ADHD Awareness Month

By Autumn Tindal, Undergraduate Intern

October is ADHD (Attention Deficit Hyperactivity Disorder) Awareness Month. ADHD awareness is growing around the world but often people who are not recognized for ADHD are not getting treated which takes a toll on their well-being. It is important to spread the word about what ADHD is and is not so more people can be helped. ADHD can be present in children but also adults. ADHD during childhood can affect their school and social environment. Parents can effectively manage their child’s symptoms, leading to positive outcomes at home and in school. It is important to not forget that adults may also struggle with ADHD which can affect performance at work on in their careers as well as affecting day-to-day responsibilities. The goal of this month is to highlight misunderstandings while providing people with information about ADHD and resources available.

First, I want to talk about some myths about ADHD that may perpetuate stigma

  • MYTH: “People with ADHD just can’t concentrate”
    • FACT: Individuals with ADHD can concentrate if the activity they are doing is of interest to them
  • MYTH: “ADHD is caused by bad parenting”
    • FACT: The disorder comes from environmental and genetic risk factors
  • MYTH: “All children grow out of ADHD”
    • FACT: Symptoms persist in 50-86% of people with ADHD
  • MYTH: “Children with ADHD just need more discipline”
    • FACT: Relationship or discipline problems are not the cause of ADHD behavior problems,  they are the consequences of it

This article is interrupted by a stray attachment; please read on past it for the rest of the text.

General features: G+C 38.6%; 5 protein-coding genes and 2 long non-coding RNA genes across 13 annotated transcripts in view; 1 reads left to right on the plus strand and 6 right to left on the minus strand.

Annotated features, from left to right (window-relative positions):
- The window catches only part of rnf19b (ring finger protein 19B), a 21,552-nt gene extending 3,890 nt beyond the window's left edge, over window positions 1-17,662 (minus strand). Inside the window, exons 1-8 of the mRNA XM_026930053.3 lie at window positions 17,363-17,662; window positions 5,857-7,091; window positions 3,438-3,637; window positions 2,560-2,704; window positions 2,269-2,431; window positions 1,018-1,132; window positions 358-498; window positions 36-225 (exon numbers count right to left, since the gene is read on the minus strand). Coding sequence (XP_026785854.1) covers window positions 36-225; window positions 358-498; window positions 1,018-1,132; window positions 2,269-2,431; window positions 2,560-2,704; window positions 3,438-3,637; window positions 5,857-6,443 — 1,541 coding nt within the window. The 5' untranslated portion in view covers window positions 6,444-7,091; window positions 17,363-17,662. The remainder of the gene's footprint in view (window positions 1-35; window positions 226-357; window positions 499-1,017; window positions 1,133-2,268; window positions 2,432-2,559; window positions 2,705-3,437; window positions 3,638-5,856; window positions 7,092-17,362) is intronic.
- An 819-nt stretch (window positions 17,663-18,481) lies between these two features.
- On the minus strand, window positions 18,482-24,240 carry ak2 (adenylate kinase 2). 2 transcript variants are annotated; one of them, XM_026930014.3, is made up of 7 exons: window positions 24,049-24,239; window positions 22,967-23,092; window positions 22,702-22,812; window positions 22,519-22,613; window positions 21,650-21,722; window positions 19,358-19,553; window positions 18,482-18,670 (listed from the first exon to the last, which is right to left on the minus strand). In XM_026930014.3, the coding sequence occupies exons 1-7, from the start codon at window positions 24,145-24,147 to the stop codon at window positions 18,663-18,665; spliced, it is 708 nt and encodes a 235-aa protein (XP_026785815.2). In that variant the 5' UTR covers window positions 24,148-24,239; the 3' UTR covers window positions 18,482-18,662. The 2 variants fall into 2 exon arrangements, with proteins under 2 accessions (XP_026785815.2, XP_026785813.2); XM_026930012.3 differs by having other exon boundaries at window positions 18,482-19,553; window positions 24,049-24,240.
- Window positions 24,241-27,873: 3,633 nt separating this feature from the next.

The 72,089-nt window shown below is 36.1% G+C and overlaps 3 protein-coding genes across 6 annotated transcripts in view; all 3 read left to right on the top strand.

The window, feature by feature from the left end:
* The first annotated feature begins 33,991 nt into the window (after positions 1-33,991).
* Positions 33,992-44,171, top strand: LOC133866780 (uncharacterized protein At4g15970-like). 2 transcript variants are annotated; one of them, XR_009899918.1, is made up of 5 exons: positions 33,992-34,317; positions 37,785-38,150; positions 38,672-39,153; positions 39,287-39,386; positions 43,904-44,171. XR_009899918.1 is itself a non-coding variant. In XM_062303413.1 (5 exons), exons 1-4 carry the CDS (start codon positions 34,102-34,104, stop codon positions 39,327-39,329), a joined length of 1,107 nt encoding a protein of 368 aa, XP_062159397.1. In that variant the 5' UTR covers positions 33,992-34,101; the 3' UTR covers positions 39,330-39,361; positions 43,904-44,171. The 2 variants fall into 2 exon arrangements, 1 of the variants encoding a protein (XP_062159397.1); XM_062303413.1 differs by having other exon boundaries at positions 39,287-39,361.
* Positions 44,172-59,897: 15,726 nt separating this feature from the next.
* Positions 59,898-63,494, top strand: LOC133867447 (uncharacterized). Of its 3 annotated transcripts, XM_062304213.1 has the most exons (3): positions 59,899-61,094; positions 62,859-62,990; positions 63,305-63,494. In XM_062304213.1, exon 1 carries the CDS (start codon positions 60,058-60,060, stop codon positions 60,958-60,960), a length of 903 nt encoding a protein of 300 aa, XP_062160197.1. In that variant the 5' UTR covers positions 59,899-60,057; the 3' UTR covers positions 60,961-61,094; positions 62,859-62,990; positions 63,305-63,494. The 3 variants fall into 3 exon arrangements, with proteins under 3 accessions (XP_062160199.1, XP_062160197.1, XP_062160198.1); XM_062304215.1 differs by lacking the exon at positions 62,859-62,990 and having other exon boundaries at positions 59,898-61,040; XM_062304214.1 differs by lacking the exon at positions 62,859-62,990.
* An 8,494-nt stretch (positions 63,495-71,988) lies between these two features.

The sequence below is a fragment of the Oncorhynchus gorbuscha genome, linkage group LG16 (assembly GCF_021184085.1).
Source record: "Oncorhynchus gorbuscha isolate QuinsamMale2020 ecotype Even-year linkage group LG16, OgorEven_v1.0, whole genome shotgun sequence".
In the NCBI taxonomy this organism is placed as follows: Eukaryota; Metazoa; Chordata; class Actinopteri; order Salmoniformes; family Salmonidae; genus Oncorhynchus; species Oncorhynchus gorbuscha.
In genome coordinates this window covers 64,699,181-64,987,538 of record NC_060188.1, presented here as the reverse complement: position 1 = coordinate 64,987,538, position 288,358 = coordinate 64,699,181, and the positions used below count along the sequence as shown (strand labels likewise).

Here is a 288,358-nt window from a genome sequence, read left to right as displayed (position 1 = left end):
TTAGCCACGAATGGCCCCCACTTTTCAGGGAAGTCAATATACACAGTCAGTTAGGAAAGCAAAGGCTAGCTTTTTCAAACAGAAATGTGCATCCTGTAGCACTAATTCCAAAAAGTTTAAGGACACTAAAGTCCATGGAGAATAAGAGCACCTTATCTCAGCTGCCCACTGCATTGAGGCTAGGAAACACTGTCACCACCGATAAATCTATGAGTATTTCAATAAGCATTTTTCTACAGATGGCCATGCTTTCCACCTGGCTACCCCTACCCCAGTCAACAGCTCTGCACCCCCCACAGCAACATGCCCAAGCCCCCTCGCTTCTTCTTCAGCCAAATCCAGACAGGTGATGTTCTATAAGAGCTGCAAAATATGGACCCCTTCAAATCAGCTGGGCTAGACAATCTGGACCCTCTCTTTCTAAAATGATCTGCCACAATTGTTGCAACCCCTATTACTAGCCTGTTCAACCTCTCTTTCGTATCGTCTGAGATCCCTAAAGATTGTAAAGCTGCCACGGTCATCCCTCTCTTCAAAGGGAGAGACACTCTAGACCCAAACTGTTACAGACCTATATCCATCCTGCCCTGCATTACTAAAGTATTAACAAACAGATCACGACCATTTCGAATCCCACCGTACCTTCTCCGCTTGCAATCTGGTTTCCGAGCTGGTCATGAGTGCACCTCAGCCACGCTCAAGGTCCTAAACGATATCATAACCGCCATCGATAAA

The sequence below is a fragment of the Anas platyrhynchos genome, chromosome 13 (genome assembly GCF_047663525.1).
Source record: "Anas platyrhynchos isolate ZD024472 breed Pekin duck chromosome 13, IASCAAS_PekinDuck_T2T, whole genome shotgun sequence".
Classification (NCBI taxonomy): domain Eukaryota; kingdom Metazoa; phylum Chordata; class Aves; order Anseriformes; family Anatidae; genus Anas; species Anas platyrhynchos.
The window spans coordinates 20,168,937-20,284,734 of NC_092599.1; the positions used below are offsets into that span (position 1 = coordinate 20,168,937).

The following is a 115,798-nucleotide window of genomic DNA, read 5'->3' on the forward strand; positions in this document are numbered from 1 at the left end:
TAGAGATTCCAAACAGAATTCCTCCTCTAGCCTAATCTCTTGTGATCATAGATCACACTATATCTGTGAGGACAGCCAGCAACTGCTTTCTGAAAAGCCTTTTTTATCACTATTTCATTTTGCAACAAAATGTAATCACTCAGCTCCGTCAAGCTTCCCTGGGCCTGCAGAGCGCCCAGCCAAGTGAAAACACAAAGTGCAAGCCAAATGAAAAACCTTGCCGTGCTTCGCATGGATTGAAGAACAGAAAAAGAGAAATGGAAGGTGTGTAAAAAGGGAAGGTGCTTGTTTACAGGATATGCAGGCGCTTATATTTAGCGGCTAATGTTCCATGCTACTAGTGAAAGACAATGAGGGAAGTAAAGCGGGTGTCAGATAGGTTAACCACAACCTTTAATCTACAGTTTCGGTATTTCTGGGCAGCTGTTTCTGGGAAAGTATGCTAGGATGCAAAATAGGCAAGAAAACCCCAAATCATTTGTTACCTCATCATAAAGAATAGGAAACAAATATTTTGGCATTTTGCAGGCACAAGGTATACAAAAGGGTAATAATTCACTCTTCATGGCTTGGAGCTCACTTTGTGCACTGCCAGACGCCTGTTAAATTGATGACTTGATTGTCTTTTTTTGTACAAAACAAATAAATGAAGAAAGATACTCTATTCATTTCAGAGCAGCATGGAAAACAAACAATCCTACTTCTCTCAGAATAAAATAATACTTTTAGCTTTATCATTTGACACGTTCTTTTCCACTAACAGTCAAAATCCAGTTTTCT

As you can see there are some misconceptions out there. Healthcare providers use the guidelines in the APA DSM-5 to help diagnose ADHD. This ensures that people are appropriately diagnosed. People with ADHD show a persistent pattern of inattention and hyperactivity. From the CDC website here is more information about symptoms that may be present.

Inattention symptoms (present for at least 6 months) can include:

  • Having trouble holding attention on tasks or activities
  • Does not seem to listen when spoken to directly
  • Fails to finish schoolwork, chores, or duties in the workplace
  • Loses things necessary for tasks and activities (pencils, books, keys, paperwork, glasses)
  • Trouble organizing tasks and activities; often easily distracted

Hyperactivity symptoms (present for at least 6 months):

  • Often fidgets with or taps hands or feet
  • Is often “on the go” acting as if “driven by a motor”
  • Often talks excessively
  • Often has trouble waiting their turn
  • Often interrupts on others or intrudes

While almost everyone may have symptoms similar to ADHD it is important to note that ADHD is diagnosed when symptoms are severe enough to cause ongoing problems in your life. ADHD can be managed in adulthood as well as childhood. Here are a few ways to manage ADHD

  • Create a routine and schedule
  • For parents, give clear, effective directions
  • Learn to meditate and practice mindfulness
  • Avoid multitasking
  • Practice self-compassion
  • Break tasks down to smaller steps
  • Use alarms and reminders
  • Medication

There are so many ways to still live your life if you have ADHD. There are a ton of resources out there with tips and tricks. As a parent, it can be hard to manage the challenges that ADHD presents. Remember that you are not alone and there is help and support out there. I hope this post gave more insight on what ADHD is, how it can affect someone’s life, and ways to manage it.

October is ADHD Awareness month so spread the word and we can reduce the stigma behind it while highlighting the supports available.

**Information obtained from and

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